As each book in Grandma’s Wedding Quilts series has its own quilt pattern, I share some historic tidbits about the meaning behind the Flying Geese quilt blocks. Pleasance’s quilt, Flying Geese, to her 10-year-old mind wasn’t fancy enough, but by the time she marries and better understands the value of Grandma Mary’s gift to her, the significance of this quilt pattern (and her grandmother’s work) means a good deal to her. I share quotes from the book, beginning and end, with Pleasance’s attitudes about her very plain quilt pattern.
What about Gus?
U.S. Marshal August “Gus” Rose first appeared in Maybe This Christmas, book #2 of the Holidays in Mountain Home Series. The back of the book (description) gives it away…Luke eventually gets the girl (Effie) (I’ll let you discover for yourself how that comes about). Many readers contacted me wanting to know “What about Gus?”
I’m delighted to announce that Gus’s HEA (happily-ever-after) is here in The Marshal’s Surrender.
This blog article shares with you the entire opening scene.
USA Today Bestselling Author Shanna Hatfield introduces her new release Garden of Her Heart. Set in Oregon in 1942, this sweet romance between a wounded soldier and a fugitive discover love midst the greatest of challenges, in the least likely of places. This Blog Tour article shares where the idea for the book originated, a peek inside the new release, and more info about Shanna and her sweet romances.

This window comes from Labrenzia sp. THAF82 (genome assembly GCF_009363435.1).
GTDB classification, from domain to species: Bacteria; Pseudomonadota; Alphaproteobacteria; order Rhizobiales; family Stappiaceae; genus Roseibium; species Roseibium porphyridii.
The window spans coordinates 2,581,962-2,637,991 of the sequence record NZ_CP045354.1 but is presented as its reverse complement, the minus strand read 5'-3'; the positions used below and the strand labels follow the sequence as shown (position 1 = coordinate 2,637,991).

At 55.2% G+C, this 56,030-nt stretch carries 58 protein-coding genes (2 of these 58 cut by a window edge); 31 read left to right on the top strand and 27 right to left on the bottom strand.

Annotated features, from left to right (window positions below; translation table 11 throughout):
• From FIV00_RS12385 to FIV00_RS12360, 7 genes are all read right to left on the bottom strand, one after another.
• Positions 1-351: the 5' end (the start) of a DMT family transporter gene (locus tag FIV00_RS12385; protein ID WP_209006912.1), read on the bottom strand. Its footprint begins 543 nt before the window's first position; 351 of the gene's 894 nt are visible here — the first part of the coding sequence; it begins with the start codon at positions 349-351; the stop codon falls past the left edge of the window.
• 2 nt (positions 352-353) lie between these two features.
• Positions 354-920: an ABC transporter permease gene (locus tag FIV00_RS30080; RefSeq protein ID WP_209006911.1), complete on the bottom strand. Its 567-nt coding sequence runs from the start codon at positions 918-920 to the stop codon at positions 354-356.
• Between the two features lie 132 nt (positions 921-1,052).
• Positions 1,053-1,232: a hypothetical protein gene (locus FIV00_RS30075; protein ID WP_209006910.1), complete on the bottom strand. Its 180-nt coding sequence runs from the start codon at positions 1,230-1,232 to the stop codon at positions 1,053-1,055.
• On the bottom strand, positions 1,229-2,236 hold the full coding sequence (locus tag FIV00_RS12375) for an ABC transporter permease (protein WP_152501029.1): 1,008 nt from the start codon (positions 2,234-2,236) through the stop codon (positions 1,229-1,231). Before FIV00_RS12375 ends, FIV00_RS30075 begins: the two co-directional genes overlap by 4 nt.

Yellow roses appear briefly in three scenes within COURTING MISS CARTWRIGHT. Yellow roses, particularly Harison’s Yellow, are found strewn along the Oregon trail, blooming feral alongside abandoned ruins of cabins and clapboard houses in ghost towns, and originated in 1824 New York. This article contains the ‘Cemetery Scene’ where Felicity, new to Mountain Home and seeking answers. visits the cemetery and first notices the yellow roses on her father’s grave. This scene is the first conversation between sisters who’ve not known about each other until their father’s will brought them together the evening before–and they’d been barely civil.
When Courting Miss Cartwright was published within the Western Historical Romance anthology, Cowboys & Calico, I didn’t include the “Dear Reader” letter, but it appears in the newly available stand-alone title (Courting Miss Cartwright). I share the brief note inside this article, in case you read the anthology, because I’d love to share a bit about why the Yiddish words and phrases, more about the quotes at the beginning of chapters, and how this title connects to two of my series.